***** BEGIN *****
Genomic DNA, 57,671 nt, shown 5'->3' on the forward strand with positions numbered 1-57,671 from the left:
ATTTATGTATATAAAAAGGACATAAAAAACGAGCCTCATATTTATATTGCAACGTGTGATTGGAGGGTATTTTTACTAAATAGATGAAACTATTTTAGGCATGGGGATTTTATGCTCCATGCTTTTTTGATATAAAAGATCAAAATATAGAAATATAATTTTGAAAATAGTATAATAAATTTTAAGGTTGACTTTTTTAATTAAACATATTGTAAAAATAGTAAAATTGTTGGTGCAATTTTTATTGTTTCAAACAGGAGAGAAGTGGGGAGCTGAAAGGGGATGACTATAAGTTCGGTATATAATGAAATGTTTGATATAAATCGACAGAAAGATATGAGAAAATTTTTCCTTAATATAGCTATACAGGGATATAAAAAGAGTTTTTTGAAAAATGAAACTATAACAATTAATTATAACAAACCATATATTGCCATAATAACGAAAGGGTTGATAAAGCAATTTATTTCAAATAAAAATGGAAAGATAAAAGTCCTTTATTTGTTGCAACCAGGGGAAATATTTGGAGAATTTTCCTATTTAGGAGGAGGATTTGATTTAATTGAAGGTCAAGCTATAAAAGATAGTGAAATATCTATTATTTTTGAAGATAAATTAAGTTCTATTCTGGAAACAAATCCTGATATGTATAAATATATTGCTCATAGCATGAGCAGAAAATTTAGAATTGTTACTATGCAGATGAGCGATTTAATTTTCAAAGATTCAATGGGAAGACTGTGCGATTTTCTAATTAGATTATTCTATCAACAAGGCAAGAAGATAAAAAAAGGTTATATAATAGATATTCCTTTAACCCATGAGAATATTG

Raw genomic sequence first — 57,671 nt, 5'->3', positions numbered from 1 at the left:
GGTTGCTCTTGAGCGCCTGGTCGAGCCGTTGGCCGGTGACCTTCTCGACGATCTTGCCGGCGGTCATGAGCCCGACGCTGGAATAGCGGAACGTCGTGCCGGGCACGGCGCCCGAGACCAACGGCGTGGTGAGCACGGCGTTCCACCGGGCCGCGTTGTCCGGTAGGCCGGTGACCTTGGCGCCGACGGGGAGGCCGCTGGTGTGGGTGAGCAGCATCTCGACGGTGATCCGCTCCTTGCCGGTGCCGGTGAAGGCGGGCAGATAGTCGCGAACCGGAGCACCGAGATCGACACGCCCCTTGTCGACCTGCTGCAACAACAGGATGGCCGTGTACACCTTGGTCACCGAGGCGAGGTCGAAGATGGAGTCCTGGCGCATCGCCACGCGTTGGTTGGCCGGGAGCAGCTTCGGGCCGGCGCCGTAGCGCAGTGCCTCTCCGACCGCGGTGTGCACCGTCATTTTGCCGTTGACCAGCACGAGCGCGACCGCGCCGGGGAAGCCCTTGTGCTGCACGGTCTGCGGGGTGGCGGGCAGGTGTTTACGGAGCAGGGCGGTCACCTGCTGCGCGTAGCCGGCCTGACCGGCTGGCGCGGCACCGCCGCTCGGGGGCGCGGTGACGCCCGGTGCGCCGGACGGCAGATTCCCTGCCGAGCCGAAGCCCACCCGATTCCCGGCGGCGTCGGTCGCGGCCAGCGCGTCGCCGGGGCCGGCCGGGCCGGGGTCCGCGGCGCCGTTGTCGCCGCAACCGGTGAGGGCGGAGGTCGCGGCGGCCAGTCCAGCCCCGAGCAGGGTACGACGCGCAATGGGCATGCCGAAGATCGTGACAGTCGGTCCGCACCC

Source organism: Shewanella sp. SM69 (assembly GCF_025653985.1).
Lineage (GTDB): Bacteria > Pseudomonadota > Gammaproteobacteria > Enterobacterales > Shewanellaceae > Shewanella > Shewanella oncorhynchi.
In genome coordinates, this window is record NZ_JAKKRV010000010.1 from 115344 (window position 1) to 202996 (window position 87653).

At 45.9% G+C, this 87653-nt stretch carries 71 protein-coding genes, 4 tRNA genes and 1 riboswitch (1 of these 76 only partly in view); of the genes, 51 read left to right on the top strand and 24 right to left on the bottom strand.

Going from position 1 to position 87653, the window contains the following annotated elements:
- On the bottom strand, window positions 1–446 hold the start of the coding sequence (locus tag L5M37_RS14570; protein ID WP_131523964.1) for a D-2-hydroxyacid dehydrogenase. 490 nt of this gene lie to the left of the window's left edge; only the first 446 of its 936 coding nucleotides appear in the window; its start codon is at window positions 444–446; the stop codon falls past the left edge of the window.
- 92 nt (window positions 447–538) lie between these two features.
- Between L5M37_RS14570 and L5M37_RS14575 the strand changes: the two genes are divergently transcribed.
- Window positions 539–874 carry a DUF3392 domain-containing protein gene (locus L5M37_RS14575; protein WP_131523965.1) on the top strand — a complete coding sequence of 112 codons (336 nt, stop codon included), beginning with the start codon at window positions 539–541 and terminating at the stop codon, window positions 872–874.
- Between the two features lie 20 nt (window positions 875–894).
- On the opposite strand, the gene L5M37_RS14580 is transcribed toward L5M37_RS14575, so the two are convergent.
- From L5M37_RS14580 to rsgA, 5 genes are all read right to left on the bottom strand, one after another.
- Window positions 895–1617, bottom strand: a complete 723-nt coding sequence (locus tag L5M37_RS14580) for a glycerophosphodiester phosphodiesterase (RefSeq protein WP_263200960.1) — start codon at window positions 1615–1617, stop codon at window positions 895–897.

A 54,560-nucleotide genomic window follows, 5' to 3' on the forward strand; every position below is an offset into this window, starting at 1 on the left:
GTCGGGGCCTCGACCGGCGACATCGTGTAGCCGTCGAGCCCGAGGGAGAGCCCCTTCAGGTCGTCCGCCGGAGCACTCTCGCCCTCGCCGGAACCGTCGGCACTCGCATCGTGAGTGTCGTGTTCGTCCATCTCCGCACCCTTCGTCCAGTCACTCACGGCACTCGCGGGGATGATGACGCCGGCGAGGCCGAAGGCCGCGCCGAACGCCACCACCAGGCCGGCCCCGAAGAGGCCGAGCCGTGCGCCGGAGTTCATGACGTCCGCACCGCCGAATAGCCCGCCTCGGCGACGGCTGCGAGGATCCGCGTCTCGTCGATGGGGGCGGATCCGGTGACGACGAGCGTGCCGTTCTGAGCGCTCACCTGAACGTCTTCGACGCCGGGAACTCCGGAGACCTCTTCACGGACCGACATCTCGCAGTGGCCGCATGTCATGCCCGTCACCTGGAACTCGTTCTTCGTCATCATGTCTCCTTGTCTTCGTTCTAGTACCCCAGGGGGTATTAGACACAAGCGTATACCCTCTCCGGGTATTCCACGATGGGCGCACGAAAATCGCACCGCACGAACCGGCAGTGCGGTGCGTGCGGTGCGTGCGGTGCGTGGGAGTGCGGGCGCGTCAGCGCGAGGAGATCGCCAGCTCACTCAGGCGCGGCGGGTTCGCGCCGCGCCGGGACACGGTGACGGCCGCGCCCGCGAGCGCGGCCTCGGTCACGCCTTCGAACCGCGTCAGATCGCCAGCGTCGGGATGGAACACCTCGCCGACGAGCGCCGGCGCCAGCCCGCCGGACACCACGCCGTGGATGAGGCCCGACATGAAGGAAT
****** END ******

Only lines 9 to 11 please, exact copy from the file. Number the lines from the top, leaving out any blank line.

Going from position 1 to position 87653, the window contains the following annotated elements:
- On the bottom strand, window positions 1–446 hold the start of the coding sequence (locus tag L5M37_RS14570; protein ID WP_131523964.1) for a D-2-hydroxyacid dehydrogenase. 490 nt of this gene lie to the left of the window's left edge; only the first 446 of its 936 coding nucleotides appear in the window; its start codon is at window positions 444–446; the stop codon falls past the left edge of the window.
- 92 nt (window positions 447–538) lie between these two features.